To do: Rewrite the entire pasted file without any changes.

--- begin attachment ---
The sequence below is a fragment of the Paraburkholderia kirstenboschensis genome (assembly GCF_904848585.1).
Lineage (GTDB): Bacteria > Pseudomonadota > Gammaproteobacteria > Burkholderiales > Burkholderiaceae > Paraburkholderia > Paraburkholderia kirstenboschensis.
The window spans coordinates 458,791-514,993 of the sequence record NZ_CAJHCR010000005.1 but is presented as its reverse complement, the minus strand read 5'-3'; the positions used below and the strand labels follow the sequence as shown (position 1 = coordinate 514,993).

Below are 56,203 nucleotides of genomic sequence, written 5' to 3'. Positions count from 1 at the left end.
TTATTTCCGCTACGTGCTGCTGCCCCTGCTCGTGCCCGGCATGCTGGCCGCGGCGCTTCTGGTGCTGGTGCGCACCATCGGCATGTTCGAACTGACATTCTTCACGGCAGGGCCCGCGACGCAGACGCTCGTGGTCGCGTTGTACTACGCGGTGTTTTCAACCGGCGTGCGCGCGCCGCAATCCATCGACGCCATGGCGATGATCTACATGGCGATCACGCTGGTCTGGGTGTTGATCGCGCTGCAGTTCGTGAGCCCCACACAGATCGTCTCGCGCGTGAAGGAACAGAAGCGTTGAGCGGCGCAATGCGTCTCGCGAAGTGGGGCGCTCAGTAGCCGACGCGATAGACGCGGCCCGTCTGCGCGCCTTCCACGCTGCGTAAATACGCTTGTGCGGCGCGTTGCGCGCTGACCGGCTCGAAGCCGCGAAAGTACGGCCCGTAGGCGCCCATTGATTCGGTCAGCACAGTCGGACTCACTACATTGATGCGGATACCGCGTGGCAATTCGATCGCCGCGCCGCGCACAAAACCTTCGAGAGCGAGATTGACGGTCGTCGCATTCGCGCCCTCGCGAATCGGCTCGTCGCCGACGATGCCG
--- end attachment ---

The sequence below is a fragment of the Paraburkholderia kirstenboschensis genome (assembly GCF_904848585.1).
Lineage (GTDB): Bacteria > Pseudomonadota > Gammaproteobacteria > Burkholderiales > Burkholderiaceae > Paraburkholderia > Paraburkholderia kirstenboschensis.
The window spans coordinates 458,791-514,993 of the sequence record NZ_CAJHCR010000005.1 but is presented as its reverse complement, the minus strand read 5'-3'; the positions used below and the strand labels follow the sequence as shown (position 1 = coordinate 514,993).

Below are 56,203 nucleotides of genomic sequence, written 5' to 3'. Positions count from 1 at the left end.
TTATTTCCGCTACGTGCTGCTGCCCCTGCTCGTGCCCGGCATGCTGGCCGCGGCGCTTCTGGTGCTGGTGCGCACCATCGGCATGTTCGAACTGACATTCTTCACGGCAGGGCCCGCGACGCAGACGCTCGTGGTCGCGTTGTACTACGCGGTGTTTTCAACCGGCGTGCGCGCGCCGCAATCCATCGACGCCATGGCGATGATCTACATGGCGATCACGCTGGTCTGGGTGTTGATCGCGCTGCAGTTCGTGAGCCCCACACAGATCGTCTCGCGCGTGAAGGAACAGAAGCGTTGAGCGGCGCAATGCGTCTCGCGAAGTGGGGCGCTCAGTAGCCGACGCGATAGACGCGGCCCGTCTGCGCGCCTTCCACGCTGCGTAAATACGCTTGTGCGGCGCGTTGCGCGCTGACCGGCTCGAAGCCGCGAAAGTACGGCCCGTAGGCGCCCATTGATTCGGTCAGCACAGTCGGACTCACTACATTGATGCGGATACCGCGTGGCAATTCGATCGCCGCGCCGCGCACAAAACCTTCGAGAGCGAGATTGACGGTCGTCGCATTCGCGCCCTCGCGAATCGGCTCGTCGCCGACGATGCCG